Some people are heartened by the fact there are several teams around the world racing to find a vaccine for this dangerous disease. What is not often realised is that these scientists are working for private companies and are in competition with each other. This means that if and when a vaccine is found it will be patented immediately, becoming the property of a commercial enterprise focused only on making profits from that vaccine.
More than likely any vaccine discovered will be cheap to manufacture. However there can be no guarantee that it will be available at a reasonable cost when it becomes available on the market. Any company that has a government-granted monopoly has the key to fabulous riches. And should any other company produce a similar vaccine in competition with the patent holder then that entity will most probably be sued. That is commercial competition after all.
Better alternatives do exist. But they challenge the entire ethos of predatory capitalism. Might it not be wise, in times of any existential threat to our species, to quarantine certain laws until the crisis has passed? For example, a vaccine would undoubtedly be discovered much faster if all these scientists currently competing against each other were able to collaborate and share their information instead. For that to become viable, competitive behaviour would need to be held in abeyance; alternative mechanisms for funding (in this case) biomedical research would need to be agreed – although that could be done through direct public funding; while monopolistic patent laws would need to be overturned, possibly entrusting ownership of any discoveries to the commons, for a period of time.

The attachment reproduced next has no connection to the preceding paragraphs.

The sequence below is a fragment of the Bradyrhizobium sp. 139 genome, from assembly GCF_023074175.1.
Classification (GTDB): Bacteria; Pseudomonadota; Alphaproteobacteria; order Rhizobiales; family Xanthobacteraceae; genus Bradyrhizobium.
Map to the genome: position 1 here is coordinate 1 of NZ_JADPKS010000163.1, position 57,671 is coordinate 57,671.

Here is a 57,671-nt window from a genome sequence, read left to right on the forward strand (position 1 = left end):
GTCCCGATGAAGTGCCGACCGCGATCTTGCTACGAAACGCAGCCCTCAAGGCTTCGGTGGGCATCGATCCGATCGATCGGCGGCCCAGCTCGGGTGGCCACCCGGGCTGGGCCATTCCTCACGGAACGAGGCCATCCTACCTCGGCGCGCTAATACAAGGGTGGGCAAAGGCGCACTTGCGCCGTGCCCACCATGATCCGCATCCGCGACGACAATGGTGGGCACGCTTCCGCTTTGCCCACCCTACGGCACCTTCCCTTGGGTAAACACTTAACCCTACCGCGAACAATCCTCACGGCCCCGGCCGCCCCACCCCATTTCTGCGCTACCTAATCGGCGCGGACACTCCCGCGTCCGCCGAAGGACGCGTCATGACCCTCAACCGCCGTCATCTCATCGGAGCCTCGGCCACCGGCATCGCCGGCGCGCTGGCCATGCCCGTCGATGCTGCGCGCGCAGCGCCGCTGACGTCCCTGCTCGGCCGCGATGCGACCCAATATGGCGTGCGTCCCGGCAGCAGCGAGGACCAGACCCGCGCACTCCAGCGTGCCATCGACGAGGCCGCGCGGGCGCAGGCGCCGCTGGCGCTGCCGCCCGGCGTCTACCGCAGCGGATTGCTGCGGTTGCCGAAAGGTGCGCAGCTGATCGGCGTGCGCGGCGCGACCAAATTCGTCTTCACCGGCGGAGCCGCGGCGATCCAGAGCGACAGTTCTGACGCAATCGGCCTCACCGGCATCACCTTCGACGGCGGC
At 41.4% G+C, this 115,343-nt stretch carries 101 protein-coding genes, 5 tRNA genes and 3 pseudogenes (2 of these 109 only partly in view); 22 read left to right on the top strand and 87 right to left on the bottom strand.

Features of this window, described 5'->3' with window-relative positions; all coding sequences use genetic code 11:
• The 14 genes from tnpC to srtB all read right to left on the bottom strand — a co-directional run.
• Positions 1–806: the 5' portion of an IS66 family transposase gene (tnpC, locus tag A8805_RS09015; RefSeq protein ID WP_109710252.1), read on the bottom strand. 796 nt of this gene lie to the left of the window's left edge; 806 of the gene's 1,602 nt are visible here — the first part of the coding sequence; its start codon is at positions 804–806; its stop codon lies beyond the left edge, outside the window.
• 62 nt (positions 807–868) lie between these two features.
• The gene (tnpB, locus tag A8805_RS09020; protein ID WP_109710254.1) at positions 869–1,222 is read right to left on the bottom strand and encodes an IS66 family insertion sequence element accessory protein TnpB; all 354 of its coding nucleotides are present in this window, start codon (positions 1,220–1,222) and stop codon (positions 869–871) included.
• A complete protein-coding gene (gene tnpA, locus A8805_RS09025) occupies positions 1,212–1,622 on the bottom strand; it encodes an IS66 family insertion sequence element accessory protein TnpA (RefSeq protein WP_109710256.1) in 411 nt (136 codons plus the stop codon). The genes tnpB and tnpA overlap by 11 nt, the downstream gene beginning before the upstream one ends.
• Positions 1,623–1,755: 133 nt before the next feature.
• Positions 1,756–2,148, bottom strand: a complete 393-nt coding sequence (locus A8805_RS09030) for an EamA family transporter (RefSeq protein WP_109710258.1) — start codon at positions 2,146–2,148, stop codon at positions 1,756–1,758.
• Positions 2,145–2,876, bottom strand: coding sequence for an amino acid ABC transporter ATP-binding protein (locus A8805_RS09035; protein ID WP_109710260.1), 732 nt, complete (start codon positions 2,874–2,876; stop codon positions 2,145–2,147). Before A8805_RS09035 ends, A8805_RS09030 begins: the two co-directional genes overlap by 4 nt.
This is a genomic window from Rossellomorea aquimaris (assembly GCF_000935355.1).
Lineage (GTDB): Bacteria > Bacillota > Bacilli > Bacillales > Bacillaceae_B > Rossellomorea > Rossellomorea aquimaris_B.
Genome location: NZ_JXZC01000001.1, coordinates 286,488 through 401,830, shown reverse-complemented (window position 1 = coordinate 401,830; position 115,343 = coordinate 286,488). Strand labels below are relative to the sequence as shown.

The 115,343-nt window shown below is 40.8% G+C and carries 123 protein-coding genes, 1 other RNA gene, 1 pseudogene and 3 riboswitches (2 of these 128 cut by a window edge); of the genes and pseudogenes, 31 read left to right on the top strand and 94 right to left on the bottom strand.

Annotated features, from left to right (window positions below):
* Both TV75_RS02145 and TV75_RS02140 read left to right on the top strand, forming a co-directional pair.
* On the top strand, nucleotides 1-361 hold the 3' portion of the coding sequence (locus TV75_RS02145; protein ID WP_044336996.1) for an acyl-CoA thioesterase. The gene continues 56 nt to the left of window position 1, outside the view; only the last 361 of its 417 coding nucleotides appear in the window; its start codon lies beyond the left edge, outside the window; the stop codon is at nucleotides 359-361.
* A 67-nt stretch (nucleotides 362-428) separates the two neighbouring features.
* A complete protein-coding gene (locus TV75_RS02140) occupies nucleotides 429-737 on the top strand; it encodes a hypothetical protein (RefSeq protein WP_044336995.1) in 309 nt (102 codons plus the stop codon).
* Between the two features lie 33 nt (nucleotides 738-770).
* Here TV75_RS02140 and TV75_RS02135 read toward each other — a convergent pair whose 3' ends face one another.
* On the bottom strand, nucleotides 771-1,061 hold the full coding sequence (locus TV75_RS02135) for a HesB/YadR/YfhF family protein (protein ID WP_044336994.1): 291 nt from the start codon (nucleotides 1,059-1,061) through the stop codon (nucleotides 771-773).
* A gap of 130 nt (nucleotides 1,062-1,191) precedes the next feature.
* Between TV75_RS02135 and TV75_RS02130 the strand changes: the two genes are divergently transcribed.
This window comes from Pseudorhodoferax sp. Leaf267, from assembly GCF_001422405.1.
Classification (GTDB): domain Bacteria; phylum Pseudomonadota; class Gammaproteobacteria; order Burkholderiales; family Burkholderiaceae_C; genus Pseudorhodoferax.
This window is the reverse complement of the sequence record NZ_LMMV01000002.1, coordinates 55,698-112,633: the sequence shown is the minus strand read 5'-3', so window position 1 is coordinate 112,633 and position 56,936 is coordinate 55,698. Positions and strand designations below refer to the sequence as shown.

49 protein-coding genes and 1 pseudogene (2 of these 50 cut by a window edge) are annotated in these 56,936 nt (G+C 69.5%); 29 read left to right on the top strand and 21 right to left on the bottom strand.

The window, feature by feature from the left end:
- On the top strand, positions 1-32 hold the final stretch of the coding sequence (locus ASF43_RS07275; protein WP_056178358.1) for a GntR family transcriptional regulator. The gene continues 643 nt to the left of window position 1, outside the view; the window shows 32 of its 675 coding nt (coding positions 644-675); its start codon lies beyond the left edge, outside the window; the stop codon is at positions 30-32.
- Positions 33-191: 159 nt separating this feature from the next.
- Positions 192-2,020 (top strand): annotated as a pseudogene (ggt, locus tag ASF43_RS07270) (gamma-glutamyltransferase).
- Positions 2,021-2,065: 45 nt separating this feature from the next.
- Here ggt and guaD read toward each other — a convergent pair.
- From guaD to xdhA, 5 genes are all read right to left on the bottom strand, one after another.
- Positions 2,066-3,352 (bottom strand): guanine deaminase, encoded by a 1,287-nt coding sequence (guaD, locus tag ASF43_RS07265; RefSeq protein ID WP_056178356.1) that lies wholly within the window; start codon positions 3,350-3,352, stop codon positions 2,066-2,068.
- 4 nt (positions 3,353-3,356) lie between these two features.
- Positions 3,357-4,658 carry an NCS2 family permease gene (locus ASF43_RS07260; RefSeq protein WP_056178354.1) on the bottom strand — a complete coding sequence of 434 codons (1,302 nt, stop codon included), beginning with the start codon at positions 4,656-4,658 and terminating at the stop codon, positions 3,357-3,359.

Whenever there is a shift in our collective conditioning there is a predictable reaction. Known and expected patterns invariably lead to complacency, and then to hubris. But when these patterns are disrupted unpredictably, and suddenly, the thermometer of apprehension rapidly rises. Negativity and anxiety can easily take hold in that environment. When that occurs, opportunities are drowned by the sheer scale of the risk of doing anything different.
The level of disruption we will encounter over the coming months is almost unprecedented. The only certainty I can see is that familiar patterns will continue to unravel in the most unsettling ways.
Most individual and corporate mindsets will turn to caution and frugality. But we should also be mindful of opportunities: chaotic conditions invariably offer the most insightful of us a chance to change things for the better and to usher in a new order.
For example, it is no coincidence that the impact of the coronavirus in Wuhan city, which caused the lockdown of the entire Hubei region, resulted in the shutdown of all industrial production. In turn that allowed the skies over the region to brighten, and the air to recover from human activity by becoming less polluted. Having experienced that, it would be foolish for officials in Hubei not to be reconsidering what they need to do to preserve such healthy conditions without compromising the local economy.
For some people this will be a chance to move off-the-grid in order to lead a different kind of life. For commercial entities it might be a chance to pause, to shift direction, scale down, or recalibrate strategy. It also offers each one of us the chance to re-evaluate what being human means in such a globalised age of entanglement. It offers us a chance to decide what we actually need in order to remain contented and prosperous too. For this is a time of reflection and of learning. A time we must not waste.